what do you like to see

teddy k10

Hatching
Jan 26, 2021
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hi there I have joined this forum because I an doing an A LEVEL design project in the UK and I need to find out what you all look for when buying a chicken coop and what would be useful so that I can design a chicken coop that will be ideal for those who want to keep chickens in urban areas and be both ergonomic and aesthetic

thankyou so much everything is useful!
 

DobieLover

Easily distracted by chickens
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hi there I have joined this forum because I an doing an A LEVEL design project in the UK and I need to find out what you all look for when buying a chicken coop and what would be useful so that I can design a chicken coop that will be ideal for those who want to keep chickens in urban areas and be both ergonomic and aesthetic

thankyou so much everything is useful!
I like to see a properly sized and ventilated coop first and foremost. A properly ventilated coop does not have a few holes drilled in it for ventilation. Shooting for 1 sq ft of ventilation per bird is good.
The MINIMUM size for the coop should be 4 sq ft per full size chicken and 12 sq ft per bird in the run.
I much prefer a walk-in style coop but realize urban regulations may prohibit that.
 

woodworm

Songster
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May 31, 2015
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Size and ventilation always come up as the most important aspects of coops in almost every build thread on here. Security is another concern but this seems to vary depending on where people live. For example here in Wales our biggest predators are foxes and badgers, but in the USA racoons get mentioned a lot (amongst others).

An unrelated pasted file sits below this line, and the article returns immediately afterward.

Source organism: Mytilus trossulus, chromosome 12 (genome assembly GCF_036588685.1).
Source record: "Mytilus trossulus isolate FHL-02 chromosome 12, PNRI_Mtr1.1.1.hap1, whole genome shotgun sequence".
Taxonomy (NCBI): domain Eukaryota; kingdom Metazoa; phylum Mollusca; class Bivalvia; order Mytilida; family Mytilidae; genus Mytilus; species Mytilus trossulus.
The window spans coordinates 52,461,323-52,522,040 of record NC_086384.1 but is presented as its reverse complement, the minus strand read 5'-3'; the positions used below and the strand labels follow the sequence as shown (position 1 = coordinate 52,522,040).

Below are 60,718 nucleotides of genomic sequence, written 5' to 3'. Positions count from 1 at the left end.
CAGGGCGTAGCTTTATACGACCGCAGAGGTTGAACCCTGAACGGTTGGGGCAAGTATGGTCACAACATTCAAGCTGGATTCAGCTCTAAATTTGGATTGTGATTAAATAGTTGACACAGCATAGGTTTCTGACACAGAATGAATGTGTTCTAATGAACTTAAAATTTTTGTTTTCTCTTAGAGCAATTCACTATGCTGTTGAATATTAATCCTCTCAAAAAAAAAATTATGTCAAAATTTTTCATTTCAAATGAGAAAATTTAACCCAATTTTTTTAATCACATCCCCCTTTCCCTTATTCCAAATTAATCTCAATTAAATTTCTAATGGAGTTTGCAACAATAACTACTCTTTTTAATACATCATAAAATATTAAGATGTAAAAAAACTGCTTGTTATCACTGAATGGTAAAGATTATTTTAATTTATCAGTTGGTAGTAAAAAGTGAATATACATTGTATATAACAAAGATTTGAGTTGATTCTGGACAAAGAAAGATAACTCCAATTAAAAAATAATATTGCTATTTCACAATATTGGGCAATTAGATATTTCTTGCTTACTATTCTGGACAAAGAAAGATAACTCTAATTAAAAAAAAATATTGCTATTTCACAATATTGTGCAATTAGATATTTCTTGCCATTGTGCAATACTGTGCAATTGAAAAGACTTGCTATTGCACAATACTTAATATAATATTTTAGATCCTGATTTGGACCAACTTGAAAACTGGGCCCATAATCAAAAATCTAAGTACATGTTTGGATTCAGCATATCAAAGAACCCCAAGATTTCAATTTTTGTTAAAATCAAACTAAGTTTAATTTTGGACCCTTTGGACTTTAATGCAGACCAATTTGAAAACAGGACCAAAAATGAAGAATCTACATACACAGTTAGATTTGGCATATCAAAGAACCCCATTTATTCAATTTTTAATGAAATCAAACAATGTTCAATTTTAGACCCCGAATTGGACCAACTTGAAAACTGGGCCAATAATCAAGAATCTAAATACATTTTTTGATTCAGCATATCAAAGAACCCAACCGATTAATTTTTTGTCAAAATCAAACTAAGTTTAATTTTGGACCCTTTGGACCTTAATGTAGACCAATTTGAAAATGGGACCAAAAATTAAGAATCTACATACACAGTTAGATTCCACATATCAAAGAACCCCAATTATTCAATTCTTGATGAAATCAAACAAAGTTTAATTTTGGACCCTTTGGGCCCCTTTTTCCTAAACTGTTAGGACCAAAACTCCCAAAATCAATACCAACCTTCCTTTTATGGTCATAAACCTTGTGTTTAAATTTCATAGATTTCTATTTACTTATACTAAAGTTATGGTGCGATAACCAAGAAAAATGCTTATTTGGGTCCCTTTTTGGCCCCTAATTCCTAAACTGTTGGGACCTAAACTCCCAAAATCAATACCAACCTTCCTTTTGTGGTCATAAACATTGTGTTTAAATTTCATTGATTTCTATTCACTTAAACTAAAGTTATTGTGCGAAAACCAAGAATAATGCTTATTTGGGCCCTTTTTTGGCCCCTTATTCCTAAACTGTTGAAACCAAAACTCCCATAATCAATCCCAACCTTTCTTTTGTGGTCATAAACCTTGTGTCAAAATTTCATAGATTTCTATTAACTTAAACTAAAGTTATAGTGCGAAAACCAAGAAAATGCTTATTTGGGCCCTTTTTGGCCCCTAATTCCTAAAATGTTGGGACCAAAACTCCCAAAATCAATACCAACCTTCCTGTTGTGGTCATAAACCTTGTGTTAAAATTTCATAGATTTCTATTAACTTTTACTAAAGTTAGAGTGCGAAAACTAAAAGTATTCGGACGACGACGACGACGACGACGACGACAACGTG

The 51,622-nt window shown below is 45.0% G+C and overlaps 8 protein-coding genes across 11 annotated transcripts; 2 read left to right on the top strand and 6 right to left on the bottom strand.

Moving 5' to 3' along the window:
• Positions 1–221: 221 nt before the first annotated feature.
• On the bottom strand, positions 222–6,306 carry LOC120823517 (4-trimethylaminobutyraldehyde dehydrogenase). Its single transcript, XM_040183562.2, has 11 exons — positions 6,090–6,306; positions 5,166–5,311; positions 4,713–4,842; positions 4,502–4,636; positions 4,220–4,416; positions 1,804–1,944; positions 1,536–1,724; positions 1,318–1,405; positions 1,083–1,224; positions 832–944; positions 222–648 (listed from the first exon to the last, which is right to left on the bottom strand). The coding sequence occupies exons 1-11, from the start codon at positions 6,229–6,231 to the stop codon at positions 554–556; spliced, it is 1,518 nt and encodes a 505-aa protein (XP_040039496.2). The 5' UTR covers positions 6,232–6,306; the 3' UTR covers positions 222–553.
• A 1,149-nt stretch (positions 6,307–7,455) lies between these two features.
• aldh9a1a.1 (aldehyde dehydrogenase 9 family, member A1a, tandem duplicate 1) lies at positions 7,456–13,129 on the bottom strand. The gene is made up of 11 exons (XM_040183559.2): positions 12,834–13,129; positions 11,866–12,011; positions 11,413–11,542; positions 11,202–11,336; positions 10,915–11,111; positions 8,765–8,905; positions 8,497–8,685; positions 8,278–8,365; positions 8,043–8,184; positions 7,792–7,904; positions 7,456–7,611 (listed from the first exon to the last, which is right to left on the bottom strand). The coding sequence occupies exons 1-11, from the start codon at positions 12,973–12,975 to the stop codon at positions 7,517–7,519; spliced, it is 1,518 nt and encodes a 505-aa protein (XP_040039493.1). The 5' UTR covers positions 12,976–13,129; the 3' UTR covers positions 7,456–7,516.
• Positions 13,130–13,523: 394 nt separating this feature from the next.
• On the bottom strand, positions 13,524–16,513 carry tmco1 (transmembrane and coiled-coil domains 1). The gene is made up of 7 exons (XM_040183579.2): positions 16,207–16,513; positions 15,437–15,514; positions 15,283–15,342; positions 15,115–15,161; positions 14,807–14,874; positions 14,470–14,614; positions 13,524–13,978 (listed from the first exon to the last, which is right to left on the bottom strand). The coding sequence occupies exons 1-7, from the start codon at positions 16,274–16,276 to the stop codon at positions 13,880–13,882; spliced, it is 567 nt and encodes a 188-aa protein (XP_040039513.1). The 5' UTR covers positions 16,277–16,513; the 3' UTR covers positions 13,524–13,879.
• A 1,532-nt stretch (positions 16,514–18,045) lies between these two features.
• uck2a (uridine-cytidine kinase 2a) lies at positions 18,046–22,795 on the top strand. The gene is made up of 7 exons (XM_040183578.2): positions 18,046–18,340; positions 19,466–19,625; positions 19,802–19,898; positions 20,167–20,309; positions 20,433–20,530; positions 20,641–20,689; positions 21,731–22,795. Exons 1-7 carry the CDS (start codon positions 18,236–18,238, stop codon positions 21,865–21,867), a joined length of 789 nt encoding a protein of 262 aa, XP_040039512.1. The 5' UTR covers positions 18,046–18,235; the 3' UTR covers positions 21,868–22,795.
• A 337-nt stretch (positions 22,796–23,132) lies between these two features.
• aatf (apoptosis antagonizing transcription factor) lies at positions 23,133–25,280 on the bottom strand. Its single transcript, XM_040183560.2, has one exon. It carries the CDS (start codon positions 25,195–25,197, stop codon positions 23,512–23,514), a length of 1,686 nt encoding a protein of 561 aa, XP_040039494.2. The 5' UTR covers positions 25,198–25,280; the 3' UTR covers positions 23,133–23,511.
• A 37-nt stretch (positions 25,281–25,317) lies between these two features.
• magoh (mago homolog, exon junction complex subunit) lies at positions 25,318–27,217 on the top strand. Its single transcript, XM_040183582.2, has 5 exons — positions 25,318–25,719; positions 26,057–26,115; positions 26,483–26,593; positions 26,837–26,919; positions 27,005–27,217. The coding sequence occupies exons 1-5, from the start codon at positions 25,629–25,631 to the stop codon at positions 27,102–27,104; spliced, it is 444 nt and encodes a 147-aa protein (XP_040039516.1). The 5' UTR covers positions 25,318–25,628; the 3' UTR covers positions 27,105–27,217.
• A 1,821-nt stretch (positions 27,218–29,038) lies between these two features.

Personally I didn't want a walk in coop because I felt it maximised the amount of space I had available as it allows the run to go under the coop. I personally don't have access issues as I built my coop with access doors on both sides which allows me to easily reach any part of the coop itself.
 

aart

Chicken Juggler!
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Nov 27, 2012
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What @DobieLover said.

Large roof overhangs with open soffits and plenty of top hinged windows for max ventilation.
Best to have a run that is weather and predator proof.

"Urban" is a red flag for not enough space, IMO.

Most coops that are for sale, and many plans, are way too small and not well ventilated.
They say you can keep so many birds, but it's usually double the space provided.
They look nice, but are crap, for the birds and the keepers.
 

3KillerBs

Crossing the Road
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Jul 10, 2009
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I wouldn't buy a coop because my DH is a skilled handyman who could build better for much less money, but what I'd like to see available to people who are not skilled handyman is a coop that adheres to the guidelines of:

4 square feet per bird inside the coop.
10 square feet per bird in the run.
1 linear foot of roost per bird.
1 square foot of permanent, 24/7/365 ventilation per bird. The pop door that's closed at night and the windows that are closed in the winter don't count.
Roosts above nestboxes and ventilation above the birds' heads when they're roosting.